From Carter to Santorum, disdain for what America represents
When it comes to divisive and mean-spirited injection of religion into American politics, things have reached a new low — at least from the vantage point of an observer who has watched every presidential election since Eisenhower vs. Stevenson in 1952.
The lowest point in this Death Valley was reached late last month when Rick Santorum, the darling of evangelicals and social conservatives, told us that John F. Kennedy’s landmark 1960 speech about his commitment to honor the Constitution’s separation of church and state made him “want to throw up.”
Of course, Santorum had grossly distorted the meaning of both JFK’s promise and the Constitution by equating them with suggestions that “people of faith have no role in the public square.”
Santorum’s lies — or is it his stupidity? — were merely the lowest and most recent in a race to the bottom among the Republican contenders in this election cycle, where daily we bear witness to polls measuring the suspicion of Mormons by Christian evangelicals and whether they would rather re-elect Barack Hussein Obama, whom they suspect is really Muslim, than elevate Mitt Romney, a proud and clearly professed member of The Church of Jesus Christ of Latter-day Saints.
How did we get to this very bad place in a nation founded upon strict separation?
That belief was evidenced in the “no establishment” first clause of the Constitution’s First Amendment and the “affirmation” alternative to the President’s “oath” of office in Article II, Section 1, Clause 8 — an option selected by Franklin Pierce and Herbert Hoover.
Imagine the ruckus that would envelop a President selecting that constitutional option today. The horrible plummet to where we are began with Jimmy Carter, in my opinion the most inept and second-worst president in the last 80 years.
Carter’s 1976 campaign was filled with his public discussion of how he had been “born again” and his very precise definition of what he meant when describing himself as “evangelical.”
Carter explained, “Of course, evangelical to me is someone who related their experience with Christ and others in hopes that the other person will accept Christ as savior.”
The line could not be straighter from 1976 to 2012, complete with rallies by evangelicals who refer to the Roman Catholic Church as the “Great Harlot,” preach about “the demonic spirit of Islam” and proclaim their fervent desire for a critical mass of Jews to accept Jesus Christ as their savior.
Of course, even if they did, they’d still be Jews to Carter, who referred to three members of his Cabinet — Harold Brown, James Schlesinger and Michael Blumenthal — as “Jewish” because they had merely converted to Christianity.
Blumenthal and his family were Jewish refugees from Nazi Germany, so it was bitterly ironic that Carter adopted the Nazi racial view of Judaism in his categorization of Protestant and Catholic members of his administration as Jews. No escape. Once a Jew, always a Jew.
Carter continued to endear himself to Jews after leaving office by calling the treatment of Arab-Muslim citizens in Israel “apartheid,” including those who serve in the Knesset, Israel’s national legislature.
In Israel, Muslims and, until recently, ultraorthodox Jews are exempt from otherwise compulsory military service. And while there are very serious ethnic tensions and other problems in Israel, its Muslim citizens are freer there than in any other country in the Middle East. Their civil liberties are respected as much, or perhaps more, than they are in the United States.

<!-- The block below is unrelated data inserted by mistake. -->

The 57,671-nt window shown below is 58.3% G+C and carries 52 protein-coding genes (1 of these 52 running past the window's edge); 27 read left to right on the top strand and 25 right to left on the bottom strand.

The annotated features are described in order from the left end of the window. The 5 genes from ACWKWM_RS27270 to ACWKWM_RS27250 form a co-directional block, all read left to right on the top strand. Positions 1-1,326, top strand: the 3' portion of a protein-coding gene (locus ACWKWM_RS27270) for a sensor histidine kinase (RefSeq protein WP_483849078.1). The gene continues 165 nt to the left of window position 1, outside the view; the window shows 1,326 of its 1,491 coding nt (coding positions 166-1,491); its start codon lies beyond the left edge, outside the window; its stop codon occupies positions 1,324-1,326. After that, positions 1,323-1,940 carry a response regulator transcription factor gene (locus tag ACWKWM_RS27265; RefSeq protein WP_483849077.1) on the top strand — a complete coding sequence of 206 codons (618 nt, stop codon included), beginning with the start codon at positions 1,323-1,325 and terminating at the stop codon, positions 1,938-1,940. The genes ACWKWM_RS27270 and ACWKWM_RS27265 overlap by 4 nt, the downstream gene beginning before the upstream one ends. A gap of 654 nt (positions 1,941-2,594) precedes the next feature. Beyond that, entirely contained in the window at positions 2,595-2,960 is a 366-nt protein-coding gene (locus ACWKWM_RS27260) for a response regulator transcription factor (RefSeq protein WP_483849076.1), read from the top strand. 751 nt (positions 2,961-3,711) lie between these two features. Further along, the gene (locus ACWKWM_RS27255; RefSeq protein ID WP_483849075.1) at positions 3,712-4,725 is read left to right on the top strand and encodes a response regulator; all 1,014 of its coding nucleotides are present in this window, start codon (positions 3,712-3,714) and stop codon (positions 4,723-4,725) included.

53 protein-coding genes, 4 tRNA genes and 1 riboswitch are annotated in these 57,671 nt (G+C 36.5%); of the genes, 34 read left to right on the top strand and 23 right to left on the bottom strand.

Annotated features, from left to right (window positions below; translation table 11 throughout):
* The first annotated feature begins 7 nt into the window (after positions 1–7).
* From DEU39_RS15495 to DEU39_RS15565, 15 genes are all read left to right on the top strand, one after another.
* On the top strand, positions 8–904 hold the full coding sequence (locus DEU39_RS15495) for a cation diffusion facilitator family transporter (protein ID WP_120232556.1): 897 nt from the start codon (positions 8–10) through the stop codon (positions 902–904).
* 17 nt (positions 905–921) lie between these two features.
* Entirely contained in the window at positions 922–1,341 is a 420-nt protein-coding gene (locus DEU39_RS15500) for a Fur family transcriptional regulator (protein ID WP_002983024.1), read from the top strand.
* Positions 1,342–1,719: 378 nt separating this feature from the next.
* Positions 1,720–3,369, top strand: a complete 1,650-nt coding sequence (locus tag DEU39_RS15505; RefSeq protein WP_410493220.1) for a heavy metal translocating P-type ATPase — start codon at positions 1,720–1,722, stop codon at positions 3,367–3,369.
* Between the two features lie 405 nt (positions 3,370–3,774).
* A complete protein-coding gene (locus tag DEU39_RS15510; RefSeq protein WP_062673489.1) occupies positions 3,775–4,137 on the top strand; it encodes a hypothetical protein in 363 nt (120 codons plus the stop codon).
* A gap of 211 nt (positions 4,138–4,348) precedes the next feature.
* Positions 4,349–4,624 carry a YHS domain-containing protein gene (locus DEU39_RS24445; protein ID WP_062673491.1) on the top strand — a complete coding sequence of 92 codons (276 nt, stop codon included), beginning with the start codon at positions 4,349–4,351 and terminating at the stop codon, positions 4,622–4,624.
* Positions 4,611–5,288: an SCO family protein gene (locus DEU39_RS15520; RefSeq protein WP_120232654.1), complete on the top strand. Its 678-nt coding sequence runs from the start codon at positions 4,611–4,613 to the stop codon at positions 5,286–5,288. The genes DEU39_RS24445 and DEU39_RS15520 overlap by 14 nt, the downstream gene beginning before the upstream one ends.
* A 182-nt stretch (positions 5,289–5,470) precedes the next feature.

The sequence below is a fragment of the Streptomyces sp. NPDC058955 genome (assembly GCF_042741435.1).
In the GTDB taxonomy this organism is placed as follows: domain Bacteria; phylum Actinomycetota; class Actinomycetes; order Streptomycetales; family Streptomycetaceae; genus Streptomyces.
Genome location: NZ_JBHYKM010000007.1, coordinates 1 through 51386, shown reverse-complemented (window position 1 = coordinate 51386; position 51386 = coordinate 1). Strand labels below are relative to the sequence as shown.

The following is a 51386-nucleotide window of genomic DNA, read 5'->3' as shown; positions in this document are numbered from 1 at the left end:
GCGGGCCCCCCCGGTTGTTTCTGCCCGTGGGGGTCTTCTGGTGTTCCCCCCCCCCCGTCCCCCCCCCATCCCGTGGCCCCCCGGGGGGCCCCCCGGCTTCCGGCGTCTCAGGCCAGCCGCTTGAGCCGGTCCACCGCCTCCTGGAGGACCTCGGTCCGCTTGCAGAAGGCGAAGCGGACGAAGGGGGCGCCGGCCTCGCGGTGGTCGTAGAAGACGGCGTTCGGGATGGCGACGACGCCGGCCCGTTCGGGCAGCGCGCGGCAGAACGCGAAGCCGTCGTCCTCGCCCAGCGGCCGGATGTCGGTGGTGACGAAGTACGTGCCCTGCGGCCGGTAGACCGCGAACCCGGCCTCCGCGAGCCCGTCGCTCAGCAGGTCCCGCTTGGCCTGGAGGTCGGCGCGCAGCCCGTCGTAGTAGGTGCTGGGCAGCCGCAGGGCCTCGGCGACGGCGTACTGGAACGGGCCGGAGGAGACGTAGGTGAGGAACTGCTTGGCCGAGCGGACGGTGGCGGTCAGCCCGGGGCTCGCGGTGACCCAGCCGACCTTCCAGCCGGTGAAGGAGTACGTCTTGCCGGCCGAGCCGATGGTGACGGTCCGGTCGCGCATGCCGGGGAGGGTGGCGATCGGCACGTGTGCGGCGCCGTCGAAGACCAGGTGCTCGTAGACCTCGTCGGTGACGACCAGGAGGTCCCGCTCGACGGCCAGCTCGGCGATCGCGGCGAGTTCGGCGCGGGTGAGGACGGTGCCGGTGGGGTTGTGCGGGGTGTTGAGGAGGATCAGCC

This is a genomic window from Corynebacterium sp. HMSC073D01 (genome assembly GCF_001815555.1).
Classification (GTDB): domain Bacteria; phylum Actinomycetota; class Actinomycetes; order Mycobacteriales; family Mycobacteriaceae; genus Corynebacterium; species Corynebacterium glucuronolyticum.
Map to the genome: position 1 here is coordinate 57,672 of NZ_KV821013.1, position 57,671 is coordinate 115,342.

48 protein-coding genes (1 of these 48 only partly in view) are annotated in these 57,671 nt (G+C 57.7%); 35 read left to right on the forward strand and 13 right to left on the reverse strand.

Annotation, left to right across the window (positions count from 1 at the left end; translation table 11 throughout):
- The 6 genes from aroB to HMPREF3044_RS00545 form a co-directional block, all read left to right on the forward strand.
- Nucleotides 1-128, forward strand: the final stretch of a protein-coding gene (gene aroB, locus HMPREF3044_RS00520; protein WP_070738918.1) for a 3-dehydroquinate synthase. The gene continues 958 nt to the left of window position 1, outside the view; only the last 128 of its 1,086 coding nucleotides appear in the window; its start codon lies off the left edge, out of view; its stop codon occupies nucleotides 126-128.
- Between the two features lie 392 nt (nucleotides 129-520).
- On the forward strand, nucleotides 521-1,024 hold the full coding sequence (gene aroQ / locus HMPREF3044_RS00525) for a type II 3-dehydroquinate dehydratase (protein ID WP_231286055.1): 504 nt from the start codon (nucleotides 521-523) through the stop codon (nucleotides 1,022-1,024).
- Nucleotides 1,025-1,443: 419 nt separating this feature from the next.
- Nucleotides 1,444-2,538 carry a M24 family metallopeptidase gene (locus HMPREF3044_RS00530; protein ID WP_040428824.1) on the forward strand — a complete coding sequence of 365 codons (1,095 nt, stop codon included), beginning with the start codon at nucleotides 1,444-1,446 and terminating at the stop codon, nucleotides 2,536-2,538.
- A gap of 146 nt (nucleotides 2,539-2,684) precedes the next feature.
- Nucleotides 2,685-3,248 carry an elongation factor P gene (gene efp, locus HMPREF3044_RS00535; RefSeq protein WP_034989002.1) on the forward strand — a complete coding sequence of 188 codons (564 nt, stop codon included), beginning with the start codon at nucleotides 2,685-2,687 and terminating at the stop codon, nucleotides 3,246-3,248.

Carter’s most famous religious exhibitionism came late in the 1976 campaign in a Playboy magazine interview. Citing the Sermon on the Mount, Carter explained that despite avoiding adultery, he was no better than somone who didn’t because many times he had “lusted for a woman outside of marriage.” Too much information, Jimmy.
Carter led the way to this very bad place without intending to do so. Much in the same way that he planned to institute a national health care system and lead the way to energy independence, but failed and inflicted serious damage on both those causes.
Similarly, Carter believed in the strict separation of church and state. He laudably resigned from the Southern Baptist Convention in 2000 in protest of the way that organization had attacked Mormons and proselytized them to become “real” Christians.
But that was because Carter, unlike many in the Convention, considered Mormons to be Christians. And Jimmy couldn’t see how his own proselytizing “in hopes that the other person will accept Christ as savior” would be a problem for the subjects of his efforts. Jimmy Carter is the personification of the saying that “the road to hell is paved with good intentions.”
The great and transformative Kennedy speech that nauseated Santorum was widely credited as both a piece of oratorical genius and a positive turning point in American political life. It was delivered to a group of Southern Baptist ministers in Houston in 1960. And though not all who attended or listened believed Kennedy when he pledged not to allow the Catholic Church to dictate his decisions as president, they — and especially the Baptists — wanted that to be the case.
How far and badly we have fallen from that societal consensus.
While the worst recent embodiment of that decline is Ranger Rick Santorum, it was Jimmy Carter who started it all.
Lloyd Constantine is a Manhattan lawyer. He was a senior adviser to Gov. Eliot Spitzer and is author of several books, including “Journal of The Plague Year” about the Spitzer administration.